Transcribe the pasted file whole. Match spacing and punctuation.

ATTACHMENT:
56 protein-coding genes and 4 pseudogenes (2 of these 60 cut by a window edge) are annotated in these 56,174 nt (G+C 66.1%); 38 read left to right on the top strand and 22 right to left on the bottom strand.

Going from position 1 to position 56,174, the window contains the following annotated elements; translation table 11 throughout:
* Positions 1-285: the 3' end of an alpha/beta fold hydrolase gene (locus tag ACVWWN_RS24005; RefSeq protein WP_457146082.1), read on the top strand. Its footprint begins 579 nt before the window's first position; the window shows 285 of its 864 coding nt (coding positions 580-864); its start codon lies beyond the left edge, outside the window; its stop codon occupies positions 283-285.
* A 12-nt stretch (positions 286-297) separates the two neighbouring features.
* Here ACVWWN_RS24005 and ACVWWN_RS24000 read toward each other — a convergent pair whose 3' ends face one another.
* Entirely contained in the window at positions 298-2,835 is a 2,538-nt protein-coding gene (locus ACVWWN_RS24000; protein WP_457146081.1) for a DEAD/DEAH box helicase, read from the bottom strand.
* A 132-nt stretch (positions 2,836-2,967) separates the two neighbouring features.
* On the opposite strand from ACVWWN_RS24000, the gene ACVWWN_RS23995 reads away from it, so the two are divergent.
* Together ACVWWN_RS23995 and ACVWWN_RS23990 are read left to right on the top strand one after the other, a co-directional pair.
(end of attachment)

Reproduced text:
56 protein-coding genes and 4 pseudogenes (2 of these 60 cut by a window edge) are annotated in these 56,174 nt (G+C 66.1%); 38 read left to right on the top strand and 22 right to left on the bottom strand.

Going from position 1 to position 56,174, the window contains the following annotated elements; translation table 11 throughout:
* Positions 1-285: the 3' end of an alpha/beta fold hydrolase gene (locus tag ACVWWN_RS24005; RefSeq protein WP_457146082.1), read on the top strand. Its footprint begins 579 nt before the window's first position; the window shows 285 of its 864 coding nt (coding positions 580-864); its start codon lies beyond the left edge, outside the window; its stop codon occupies positions 283-285.
* A 12-nt stretch (positions 286-297) separates the two neighbouring features.
* Here ACVWWN_RS24005 and ACVWWN_RS24000 read toward each other — a convergent pair whose 3' ends face one another.
* Entirely contained in the window at positions 298-2,835 is a 2,538-nt protein-coding gene (locus ACVWWN_RS24000; protein WP_457146081.1) for a DEAD/DEAH box helicase, read from the bottom strand.
* A 132-nt stretch (positions 2,836-2,967) separates the two neighbouring features.
* On the opposite strand from ACVWWN_RS24000, the gene ACVWWN_RS23995 reads away from it, so the two are divergent.
* Together ACVWWN_RS23995 and ACVWWN_RS23990 are read left to right on the top strand one after the other, a co-directional pair.